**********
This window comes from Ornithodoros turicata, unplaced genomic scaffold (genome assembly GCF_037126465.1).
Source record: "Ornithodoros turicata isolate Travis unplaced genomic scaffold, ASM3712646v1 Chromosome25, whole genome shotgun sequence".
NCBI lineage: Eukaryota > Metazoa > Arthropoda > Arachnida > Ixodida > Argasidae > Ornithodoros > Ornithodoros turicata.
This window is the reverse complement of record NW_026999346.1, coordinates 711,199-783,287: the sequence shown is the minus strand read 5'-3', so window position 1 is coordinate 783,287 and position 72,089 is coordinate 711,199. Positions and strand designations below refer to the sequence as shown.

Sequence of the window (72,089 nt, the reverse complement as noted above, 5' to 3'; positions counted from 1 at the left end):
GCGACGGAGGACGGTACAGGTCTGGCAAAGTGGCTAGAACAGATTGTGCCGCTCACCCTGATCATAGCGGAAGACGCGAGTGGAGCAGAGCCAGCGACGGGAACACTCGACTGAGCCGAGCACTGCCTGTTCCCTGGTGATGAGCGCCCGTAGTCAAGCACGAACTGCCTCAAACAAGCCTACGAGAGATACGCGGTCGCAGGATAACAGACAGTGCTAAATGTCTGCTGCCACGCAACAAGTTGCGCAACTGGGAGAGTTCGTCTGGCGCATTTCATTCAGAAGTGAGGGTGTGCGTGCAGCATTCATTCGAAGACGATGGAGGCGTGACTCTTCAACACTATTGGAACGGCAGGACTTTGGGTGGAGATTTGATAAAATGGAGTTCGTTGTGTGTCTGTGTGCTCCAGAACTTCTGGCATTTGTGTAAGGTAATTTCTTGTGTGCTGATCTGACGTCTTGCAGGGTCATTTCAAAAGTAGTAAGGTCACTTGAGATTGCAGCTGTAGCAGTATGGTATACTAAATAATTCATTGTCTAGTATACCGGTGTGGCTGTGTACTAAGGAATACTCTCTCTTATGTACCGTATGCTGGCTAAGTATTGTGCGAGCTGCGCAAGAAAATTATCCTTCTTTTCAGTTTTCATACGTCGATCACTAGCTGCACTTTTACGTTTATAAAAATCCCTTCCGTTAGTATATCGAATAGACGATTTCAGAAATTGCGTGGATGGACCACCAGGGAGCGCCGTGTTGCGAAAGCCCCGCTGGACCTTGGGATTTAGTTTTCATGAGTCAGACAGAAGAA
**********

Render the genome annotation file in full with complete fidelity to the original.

This window comes from Ornithodoros turicata, unplaced genomic scaffold (genome assembly GCF_037126465.1).
Source record: "Ornithodoros turicata isolate Travis unplaced genomic scaffold, ASM3712646v1 Chromosome25, whole genome shotgun sequence".
NCBI lineage: Eukaryota > Metazoa > Arthropoda > Arachnida > Ixodida > Argasidae > Ornithodoros > Ornithodoros turicata.
This window is the reverse complement of record NW_026999346.1, coordinates 711,199-783,287: the sequence shown is the minus strand read 5'-3', so window position 1 is coordinate 783,287 and position 72,089 is coordinate 711,199. Positions and strand designations below refer to the sequence as shown.

Sequence of the window (72,089 nt, the reverse complement as noted above, 5' to 3'; positions counted from 1 at the left end):
GCGACGGAGGACGGTACAGGTCTGGCAAAGTGGCTAGAACAGATTGTGCCGCTCACCCTGATCATAGCGGAAGACGCGAGTGGAGCAGAGCCAGCGACGGGAACACTCGACTGAGCCGAGCACTGCCTGTTCCCTGGTGATGAGCGCCCGTAGTCAAGCACGAACTGCCTCAAACAAGCCTACGAGAGATACGCGGTCGCAGGATAACAGACAGTGCTAAATGTCTGCTGCCACGCAACAAGTTGCGCAACTGGGAGAGTTCGTCTGGCGCATTTCATTCAGAAGTGAGGGTGTGCGTGCAGCATTCATTCGAAGACGATGGAGGCGTGACTCTTCAACACTATTGGAACGGCAGGACTTTGGGTGGAGATTTGATAAAATGGAGTTCGTTGTGTGTCTGTGTGCTCCAGAACTTCTGGCATTTGTGTAAGGTAATTTCTTGTGTGCTGATCTGACGTCTTGCAGGGTCATTTCAAAAGTAGTAAGGTCACTTGAGATTGCAGCTGTAGCAGTATGGTATACTAAATAATTCATTGTCTAGTATACCGGTGTGGCTGTGTACTAAGGAATACTCTCTCTTATGTACCGTATGCTGGCTAAGTATTGTGCGAGCTGCGCAAGAAAATTATCCTTCTTTTCAGTTTTCATACGTCGATCACTAGCTGCACTTTTACGTTTATAAAAATCCCTTCCGTTAGTATATCGAATAGACGATTTCAGAAATTGCGTGGATGGACCACCAGGGAGCGCCGTGTTGCGAAAGCCCCGCTGGACCTTGGGATTTAGTTTTCATGAGTCAGACAGAAGAA